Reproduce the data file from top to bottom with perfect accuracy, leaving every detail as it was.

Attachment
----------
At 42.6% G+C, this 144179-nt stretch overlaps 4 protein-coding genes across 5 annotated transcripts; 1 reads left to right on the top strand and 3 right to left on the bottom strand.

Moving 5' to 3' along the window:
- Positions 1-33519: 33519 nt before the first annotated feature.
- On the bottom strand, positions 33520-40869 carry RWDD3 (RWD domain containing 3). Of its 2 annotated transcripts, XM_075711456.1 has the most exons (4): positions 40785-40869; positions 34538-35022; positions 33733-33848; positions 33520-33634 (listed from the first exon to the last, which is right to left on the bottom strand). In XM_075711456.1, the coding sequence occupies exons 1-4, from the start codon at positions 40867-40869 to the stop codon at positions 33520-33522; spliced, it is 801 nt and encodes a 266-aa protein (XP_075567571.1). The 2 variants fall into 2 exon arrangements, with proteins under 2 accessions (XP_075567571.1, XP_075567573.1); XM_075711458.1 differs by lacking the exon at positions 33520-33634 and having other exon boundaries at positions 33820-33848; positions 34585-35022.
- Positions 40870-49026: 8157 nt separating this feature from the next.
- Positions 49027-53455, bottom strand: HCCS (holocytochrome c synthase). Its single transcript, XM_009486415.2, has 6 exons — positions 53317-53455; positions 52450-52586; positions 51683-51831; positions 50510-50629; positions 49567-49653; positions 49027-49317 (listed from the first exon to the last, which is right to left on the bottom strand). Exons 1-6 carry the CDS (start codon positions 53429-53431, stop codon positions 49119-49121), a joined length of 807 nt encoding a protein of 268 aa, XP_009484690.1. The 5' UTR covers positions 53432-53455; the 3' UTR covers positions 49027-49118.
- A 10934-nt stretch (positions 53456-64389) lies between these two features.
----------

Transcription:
At 42.6% G+C, this 144179-nt stretch overlaps 4 protein-coding genes across 5 annotated transcripts; 1 reads left to right on the top strand and 3 right to left on the bottom strand.

Moving 5' to 3' along the window:
- Positions 1-33519: 33519 nt before the first annotated feature.
- On the bottom strand, positions 33520-40869 carry RWDD3 (RWD domain containing 3). Of its 2 annotated transcripts, XM_075711456.1 has the most exons (4): positions 40785-40869; positions 34538-35022; positions 33733-33848; positions 33520-33634 (listed from the first exon to the last, which is right to left on the bottom strand). In XM_075711456.1, the coding sequence occupies exons 1-4, from the start codon at positions 40867-40869 to the stop codon at positions 33520-33522; spliced, it is 801 nt and encodes a 266-aa protein (XP_075567571.1). The 2 variants fall into 2 exon arrangements, with proteins under 2 accessions (XP_075567571.1, XP_075567573.1); XM_075711458.1 differs by lacking the exon at positions 33520-33634 and having other exon boundaries at positions 33820-33848; positions 34585-35022.
- Positions 40870-49026: 8157 nt separating this feature from the next.
- Positions 49027-53455, bottom strand: HCCS (holocytochrome c synthase). Its single transcript, XM_009486415.2, has 6 exons — positions 53317-53455; positions 52450-52586; positions 51683-51831; positions 50510-50629; positions 49567-49653; positions 49027-49317 (listed from the first exon to the last, which is right to left on the bottom strand). Exons 1-6 carry the CDS (start codon positions 53429-53431, stop codon positions 49119-49121), a joined length of 807 nt encoding a protein of 268 aa, XP_009484690.1. The 5' UTR covers positions 53432-53455; the 3' UTR covers positions 49027-49118.
- A 10934-nt stretch (positions 53456-64389) lies between these two features.